"The evidence does not shoW anything out of the usual that should cause handle of the ash bag to break while it was hoisting up. Its weak and insufficient condition must be inferred from its breaking under such circumstances. I cannot regard the general testimony' that the bag was sound and sufficient as overcoming that fact."
The presumption of is often raised by the circumstances of an accident, and it may be a legitimate presumption that an appliance which gives out while it is being used for its proper purpose, in a careful manner, is defective or unfit. How far that presumption may go, in an action by 'an employe against an employer, to shift the burden of proof from the former to the latter, must depend upon the circumstances of the particular case. The mere fact that the appliance is shown to have been defective is not enough to do so; it mustappear that the defect was an obvious one, or sllch as to be discoverable by the exercise of reasonable care. In
, THE' AGNES MANNING.
the present case we think the circumstances of the accident do not show that the bag gave way because it was not reasonably adequate for the occasion, but they show that it gave way because a violent and unnecessary strain was put upon it. The bag was a comparatively new one, made expressly for an ash bag, and of the kind customarily used as it was being used when the accident took place. It had been bought in London on the previous voyage of the steamship and was being used interchangeably with several other similar, but older, bags, which were apparently sufficiently strong. It had been filled and emptied several times, as had the others, immediately before it fell. The storekeeper, who had the custody of the ash bags, had not observed any defect in it. Neither had any of the ethers of those in'the employ of the steamship whose duty it was to supply, or repair, or use the ash bags. The bag had two handles, and, on the occasion in question, was fastened to the chain by passing one handle through the other, and hooking that handle to the chain. There was no reason why the hook should not have been passed through both handles. The evidence is that this was frequently, if not generally, done. Hooked as it was, the whole fltrain fell upon one handle, instead of being distributed between both. While the bag was being hoisted, the chain slipped off the drum of the winch, jerking the bag violently, and the handle gave way. In view of its apparently sound condition before the accident, we cannot assume that it would have given way if it had been fastened to the hook so that the strain would have come upon both handles instead of one, or even that it would have given way fastened as it was, except for the slipping of the chain. The evidence does not show how the chain happened to slip, and we are left wholly to conjecture whether those in charge of the hoisting apparatus were negligent. If they were, as they were fellow servants of the libelant, their negligence cannot afford him a ground of recovery against the steamship. We are satisfied that there was no negligence on the part of the steamship, and that the accident to the libelant was not a culpable one, or, if it was a culpable one, was caused by carelessness which cannot be attributed to the vessel. The decree is reversed, with instructions to the district court to dismiss the libel, with costs.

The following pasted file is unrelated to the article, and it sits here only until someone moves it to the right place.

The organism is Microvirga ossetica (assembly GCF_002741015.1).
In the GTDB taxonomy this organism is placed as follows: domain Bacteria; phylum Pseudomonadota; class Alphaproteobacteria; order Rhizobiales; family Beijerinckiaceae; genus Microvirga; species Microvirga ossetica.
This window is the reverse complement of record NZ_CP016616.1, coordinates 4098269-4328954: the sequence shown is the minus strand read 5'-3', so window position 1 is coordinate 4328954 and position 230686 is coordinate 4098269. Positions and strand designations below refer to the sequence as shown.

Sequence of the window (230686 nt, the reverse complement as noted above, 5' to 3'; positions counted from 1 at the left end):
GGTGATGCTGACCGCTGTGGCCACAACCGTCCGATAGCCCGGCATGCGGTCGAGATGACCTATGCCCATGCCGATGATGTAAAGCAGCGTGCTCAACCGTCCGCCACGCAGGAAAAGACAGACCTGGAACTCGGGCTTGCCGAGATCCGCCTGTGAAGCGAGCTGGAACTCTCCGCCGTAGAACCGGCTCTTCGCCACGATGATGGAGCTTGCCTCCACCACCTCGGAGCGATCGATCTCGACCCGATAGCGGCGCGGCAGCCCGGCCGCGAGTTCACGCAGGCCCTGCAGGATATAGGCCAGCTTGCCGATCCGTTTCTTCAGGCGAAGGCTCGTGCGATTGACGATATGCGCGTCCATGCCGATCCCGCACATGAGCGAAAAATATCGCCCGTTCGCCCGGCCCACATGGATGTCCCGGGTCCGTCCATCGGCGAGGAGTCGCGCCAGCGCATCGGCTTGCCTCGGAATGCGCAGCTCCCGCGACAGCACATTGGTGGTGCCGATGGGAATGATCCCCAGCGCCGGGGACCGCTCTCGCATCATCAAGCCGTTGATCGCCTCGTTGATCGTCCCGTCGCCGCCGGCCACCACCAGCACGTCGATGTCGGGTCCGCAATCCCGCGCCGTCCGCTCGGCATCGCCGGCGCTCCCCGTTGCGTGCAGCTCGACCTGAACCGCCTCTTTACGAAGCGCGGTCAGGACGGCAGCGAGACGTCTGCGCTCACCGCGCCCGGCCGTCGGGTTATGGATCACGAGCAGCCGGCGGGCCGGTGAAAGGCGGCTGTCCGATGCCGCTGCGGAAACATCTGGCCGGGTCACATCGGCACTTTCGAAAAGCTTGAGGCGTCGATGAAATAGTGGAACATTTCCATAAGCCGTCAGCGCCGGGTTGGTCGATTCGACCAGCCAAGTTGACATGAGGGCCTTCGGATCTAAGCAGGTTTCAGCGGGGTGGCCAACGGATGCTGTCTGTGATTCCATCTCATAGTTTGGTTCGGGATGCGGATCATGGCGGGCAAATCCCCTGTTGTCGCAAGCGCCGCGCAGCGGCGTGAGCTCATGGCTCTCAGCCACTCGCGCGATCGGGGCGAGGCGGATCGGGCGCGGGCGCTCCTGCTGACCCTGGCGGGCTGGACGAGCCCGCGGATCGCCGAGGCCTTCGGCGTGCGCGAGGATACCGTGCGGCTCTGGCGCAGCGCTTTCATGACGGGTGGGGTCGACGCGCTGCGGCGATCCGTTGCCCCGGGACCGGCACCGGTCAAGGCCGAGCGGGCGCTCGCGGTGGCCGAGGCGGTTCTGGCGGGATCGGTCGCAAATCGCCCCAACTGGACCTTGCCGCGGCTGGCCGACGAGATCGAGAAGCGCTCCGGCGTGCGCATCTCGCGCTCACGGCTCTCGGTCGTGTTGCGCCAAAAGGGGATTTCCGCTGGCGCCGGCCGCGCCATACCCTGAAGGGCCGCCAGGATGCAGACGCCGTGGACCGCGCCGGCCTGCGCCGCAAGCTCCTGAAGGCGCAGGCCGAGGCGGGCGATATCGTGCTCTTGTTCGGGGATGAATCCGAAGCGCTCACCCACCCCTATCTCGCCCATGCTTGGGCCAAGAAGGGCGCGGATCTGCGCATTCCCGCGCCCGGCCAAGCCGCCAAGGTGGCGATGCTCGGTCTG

The AGNES MANNING. BRISTOL CITY LIME CO. v. The AGNES MANNING.
(District Court, E. D. New York.
January 11, 1894.)
Fifty per cent. of the value of a vessel, and expenses, was allowed as salvage, when it appeared that the vessel, when picked up by the libelant's steamer, was derelict, having been abandoned a week, and was leaking, with 10 or 11 feet of water in her hold; that a previous unsuccessful attempt at towing had been made by another steamer; and that libelant's steamer had brought her into port in safety, after 6 days' towing.